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Mrs. May: To ask the Secretary of State for Transport, Local Government and the Regions what the levels of Band D council tax were in each local authority in (a) London, (b) England, (c) Wales and (d) Scotland, in (i) 199394, (ii) 199798, and (iii) will be in 200203. 
Mr. Byers: Tables giving the equivalent figures for the financial years 199394, 199798 and 200203 are available in "Regional Trends 29", Table 15.2; Department of the Environment Information Bulletin on "Council Taxes in England in 199798" (Bulletin 164, 20 March 1997); and the DTLR News Release on "Council Taxes in England2002/03" (20020124, 21 March 2002) respectively. Copies are available in the Libraries of the House.
In practice, only a minority of properties in each local authority area are in Band D, with the percentage in Bands A to C varying widely between authorities, from 10.7 per cent. to 96.8 per cent. The average Band D council tax does not therefore allow a comparison to be made of the average amounts of council tax payable by people in different areas.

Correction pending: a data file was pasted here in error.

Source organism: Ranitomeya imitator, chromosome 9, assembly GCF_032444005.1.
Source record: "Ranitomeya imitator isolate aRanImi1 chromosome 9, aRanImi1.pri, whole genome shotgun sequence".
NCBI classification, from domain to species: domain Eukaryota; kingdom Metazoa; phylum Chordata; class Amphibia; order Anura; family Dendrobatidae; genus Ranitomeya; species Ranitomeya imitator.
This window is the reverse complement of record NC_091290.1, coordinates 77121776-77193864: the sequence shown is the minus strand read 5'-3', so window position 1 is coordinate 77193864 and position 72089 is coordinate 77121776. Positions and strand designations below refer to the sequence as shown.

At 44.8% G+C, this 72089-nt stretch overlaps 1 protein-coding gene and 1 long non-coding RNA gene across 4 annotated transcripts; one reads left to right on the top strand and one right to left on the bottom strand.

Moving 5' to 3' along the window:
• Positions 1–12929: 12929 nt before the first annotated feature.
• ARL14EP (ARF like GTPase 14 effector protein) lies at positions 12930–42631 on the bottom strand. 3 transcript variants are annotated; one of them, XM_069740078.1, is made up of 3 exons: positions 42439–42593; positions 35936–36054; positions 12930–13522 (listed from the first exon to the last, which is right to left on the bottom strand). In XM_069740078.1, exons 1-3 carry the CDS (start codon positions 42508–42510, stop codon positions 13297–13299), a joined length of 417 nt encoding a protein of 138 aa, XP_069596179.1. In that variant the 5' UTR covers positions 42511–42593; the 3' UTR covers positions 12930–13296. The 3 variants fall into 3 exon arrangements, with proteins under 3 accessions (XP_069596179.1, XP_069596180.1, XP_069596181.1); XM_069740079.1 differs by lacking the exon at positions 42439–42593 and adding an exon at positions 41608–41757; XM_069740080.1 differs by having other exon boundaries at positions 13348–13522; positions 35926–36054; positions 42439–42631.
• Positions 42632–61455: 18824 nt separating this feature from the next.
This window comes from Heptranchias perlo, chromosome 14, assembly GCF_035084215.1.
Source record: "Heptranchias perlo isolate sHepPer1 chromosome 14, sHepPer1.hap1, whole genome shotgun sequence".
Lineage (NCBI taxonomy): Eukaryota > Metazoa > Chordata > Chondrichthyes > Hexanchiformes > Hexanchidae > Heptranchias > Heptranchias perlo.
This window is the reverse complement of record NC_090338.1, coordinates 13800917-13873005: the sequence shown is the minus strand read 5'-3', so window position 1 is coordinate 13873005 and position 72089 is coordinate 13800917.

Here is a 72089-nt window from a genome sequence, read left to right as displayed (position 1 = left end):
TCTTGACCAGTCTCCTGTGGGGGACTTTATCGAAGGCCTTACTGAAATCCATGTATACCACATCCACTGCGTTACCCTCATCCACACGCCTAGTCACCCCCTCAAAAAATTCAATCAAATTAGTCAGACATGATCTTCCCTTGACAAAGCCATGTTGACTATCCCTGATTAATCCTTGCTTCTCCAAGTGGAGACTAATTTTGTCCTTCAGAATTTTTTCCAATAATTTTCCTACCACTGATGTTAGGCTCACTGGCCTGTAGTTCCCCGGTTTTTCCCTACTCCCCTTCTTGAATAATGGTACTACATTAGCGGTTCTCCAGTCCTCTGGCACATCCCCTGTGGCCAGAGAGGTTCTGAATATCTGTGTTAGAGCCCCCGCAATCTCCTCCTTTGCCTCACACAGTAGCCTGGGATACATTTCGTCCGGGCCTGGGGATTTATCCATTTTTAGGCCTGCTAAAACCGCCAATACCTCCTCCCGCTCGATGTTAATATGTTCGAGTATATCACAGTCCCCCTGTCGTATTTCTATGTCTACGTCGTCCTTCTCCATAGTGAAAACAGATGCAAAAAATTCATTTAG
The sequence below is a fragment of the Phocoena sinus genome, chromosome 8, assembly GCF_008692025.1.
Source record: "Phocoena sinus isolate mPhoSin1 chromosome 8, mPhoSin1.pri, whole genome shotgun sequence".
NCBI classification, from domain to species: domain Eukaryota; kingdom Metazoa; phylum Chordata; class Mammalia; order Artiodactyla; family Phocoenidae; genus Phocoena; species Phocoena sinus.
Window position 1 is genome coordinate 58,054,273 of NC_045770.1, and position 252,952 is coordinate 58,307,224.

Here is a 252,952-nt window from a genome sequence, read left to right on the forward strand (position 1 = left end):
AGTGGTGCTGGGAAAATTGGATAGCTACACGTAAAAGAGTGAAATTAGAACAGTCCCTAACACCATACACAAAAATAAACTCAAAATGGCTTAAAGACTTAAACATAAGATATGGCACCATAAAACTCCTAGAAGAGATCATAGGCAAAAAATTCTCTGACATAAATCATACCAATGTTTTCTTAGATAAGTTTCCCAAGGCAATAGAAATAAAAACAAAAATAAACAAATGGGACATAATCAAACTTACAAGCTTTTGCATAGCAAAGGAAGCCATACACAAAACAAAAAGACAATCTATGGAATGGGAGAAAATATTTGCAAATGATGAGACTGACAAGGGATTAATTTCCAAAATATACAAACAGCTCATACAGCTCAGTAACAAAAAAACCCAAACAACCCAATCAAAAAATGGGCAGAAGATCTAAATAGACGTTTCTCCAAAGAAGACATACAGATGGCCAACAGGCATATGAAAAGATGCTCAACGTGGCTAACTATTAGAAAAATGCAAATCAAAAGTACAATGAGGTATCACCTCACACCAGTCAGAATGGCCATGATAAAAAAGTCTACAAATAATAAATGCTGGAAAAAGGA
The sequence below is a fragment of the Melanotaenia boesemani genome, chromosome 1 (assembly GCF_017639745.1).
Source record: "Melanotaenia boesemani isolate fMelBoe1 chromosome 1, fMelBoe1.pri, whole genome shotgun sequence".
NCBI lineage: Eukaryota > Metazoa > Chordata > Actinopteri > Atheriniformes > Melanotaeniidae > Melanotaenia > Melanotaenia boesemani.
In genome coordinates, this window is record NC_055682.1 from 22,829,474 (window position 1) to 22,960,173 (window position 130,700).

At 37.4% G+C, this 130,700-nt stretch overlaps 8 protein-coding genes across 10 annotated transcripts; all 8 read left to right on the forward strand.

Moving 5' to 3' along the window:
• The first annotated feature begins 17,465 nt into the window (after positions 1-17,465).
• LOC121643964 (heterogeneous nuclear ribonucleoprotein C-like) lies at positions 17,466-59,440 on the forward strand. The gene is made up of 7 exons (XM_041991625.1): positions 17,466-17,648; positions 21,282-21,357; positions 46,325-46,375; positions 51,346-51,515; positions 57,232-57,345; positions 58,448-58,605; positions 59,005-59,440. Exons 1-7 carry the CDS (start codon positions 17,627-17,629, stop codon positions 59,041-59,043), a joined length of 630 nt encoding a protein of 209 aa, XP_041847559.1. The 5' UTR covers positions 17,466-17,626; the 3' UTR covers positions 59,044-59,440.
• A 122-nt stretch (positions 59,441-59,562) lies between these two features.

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In contrast, the average council tax per dwelling reflects the wide variation between authorities in the distribution of properties across bands. It is therefore a helpful measure to use when comparing the amounts payable in different areas.
Jeremy Corbyn: To ask the Secretary of State for Transport, Local Government and the Regions if he will list, by project, the total Government support for regeneration projects in the Borough of Islington (a) for each of the last five years and (b) expected for 200203.